The book addresses why technology so often drives us, the users, crazy. Because most of the people who create the technology are disconnected from, and don’t relate to, the users, the people-in-the-street. They create products with features and interfaces that are often irrelevant to users because they’re designed to relate to the computer’s needs and the engineer’s thinking, not the users. Many “techies” never get outside their walls to understand the true needs of the people they serve, preferring to cocoon in an asylum of like-minded inmates, producing an excess of irrelevancy. It’s a mirror image of local politics.
Do city halls operate like asylums?
The parallel to politics struck me. We’re operating with obsolete tools, where the out-dated municipal system of government is suited to provincial power, at the disempowerment of citizens at the local level. And it doesn’t change simply because voters change the politicians every four years. That’s just shuffling the deckchairs on the provincial Titanic.
What’s needed is a change in the system. And it won’t be done by the inmates, it requires an uprising by the citizens.
At the local level, the incumbent politicians are trapped in the asylum, a political barter system that runs on the trafficking of empty promises, political favours, commercial influence, juicy contracts, compromised consultants, government largess, autocratic intimidation … whatever it takes to control and perpetuate a bad system. Bad for the people, good for those in the system. It’s insanity.
“When dictatorship is a fact, revolution becomes a right.” – Victor Hugo
Liberty – fight for it or die without it
Liberty is freedom, but it is not free. It’s a constant battle between opposing forces, between narrow, self-interests and broad, cooperative interests, and history has shown that usually the self-interests of the few dominate – until the interests of the many revolt. If a political system is to change, the cooperation of the many must coalesce and revolt – usually peacefully, not violently – with unrelenting purpose and tireless effort.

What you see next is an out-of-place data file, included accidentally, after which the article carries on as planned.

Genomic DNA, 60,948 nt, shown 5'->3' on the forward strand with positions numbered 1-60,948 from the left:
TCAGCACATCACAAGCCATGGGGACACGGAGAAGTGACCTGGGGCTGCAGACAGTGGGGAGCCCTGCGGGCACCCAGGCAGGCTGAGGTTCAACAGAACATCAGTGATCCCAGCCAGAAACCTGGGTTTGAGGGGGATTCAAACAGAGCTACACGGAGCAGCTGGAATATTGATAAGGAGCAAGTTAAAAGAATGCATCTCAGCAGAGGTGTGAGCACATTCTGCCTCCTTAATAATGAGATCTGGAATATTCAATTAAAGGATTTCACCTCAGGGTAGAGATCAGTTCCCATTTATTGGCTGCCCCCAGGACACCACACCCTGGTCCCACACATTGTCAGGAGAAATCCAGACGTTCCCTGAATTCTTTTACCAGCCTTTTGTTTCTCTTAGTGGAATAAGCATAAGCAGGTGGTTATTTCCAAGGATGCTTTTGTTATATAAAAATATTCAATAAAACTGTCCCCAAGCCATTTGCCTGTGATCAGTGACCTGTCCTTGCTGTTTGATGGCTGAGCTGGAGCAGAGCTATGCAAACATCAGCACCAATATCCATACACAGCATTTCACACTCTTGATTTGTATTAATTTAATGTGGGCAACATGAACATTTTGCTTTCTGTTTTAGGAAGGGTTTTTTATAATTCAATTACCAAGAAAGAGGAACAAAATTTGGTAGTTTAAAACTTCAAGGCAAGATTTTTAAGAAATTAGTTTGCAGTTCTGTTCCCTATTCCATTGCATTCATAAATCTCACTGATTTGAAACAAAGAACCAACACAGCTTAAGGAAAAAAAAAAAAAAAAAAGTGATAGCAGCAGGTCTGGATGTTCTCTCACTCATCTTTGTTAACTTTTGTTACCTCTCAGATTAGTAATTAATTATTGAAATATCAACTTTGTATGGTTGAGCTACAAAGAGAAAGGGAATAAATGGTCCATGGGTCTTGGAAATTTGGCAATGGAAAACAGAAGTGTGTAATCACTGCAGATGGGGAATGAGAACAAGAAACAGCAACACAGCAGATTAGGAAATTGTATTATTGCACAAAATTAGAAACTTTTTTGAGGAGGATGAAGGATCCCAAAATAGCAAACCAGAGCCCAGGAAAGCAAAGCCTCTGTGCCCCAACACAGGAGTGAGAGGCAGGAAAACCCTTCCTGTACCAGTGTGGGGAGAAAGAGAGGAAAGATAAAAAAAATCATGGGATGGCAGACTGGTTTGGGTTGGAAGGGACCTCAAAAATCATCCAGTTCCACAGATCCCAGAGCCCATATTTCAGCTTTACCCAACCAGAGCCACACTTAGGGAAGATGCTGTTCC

Liberty Leading the People, Eugène Delacroix. 1830 // Wikipedia.org
Reversing the disempowerment of Ontario’s municipal governments starts at the grassroots with a bottom-up movement in towns and cities across the province. It’s up to “we the people” to elect candidates who see the folly in autocratic rule and have a vision of fixing the system, not just roads and sidewalks. We need municipal politicians who will fight for our rights.
It won’t happen overnight and it’s not a one-election issue, it’s a legacy issue.
- What do we believe in?
- What will we stand up for?
- What do we want to pass on to our children and grandchildren?
- What will we do?
Will we continue to dine and dance to the propaganda music of the Titanic and its strongmen captains, and when displeased, simply vote in a new captain and crew? Or will we fix the flaws in the good-ship democracy and change course? Will we give the next generation a better chance?
“We have met the enemy, and he is us.” – Pogo
I used the Pogo quote in last week’s 89.7fm radio commentary because it goes to the heart of our failing political system – “us.” Our apathy, our disengagement, our sense of resignation are the foundation on which the political asylum has been built and allowed to operate – unopposed, unencumbered, unrestrained unchecked.
So check your values, your principles, your vision – for your family’s future – and then check your pulse. If you have one, then there’s no good reason for not contributing to the rebuilding of the only democracy you’ve ever had. And saving it for your children and grandchildren. It starts now, by getting involved in the upcoming elections in jurisdictions everywhere – from Ontario to across the United States. Volunteer, campaign, know the candidates, grill them, donate … and vote (shamefully, half of us don’t).
“If you’re not part of the solution, you’re part of the problem.”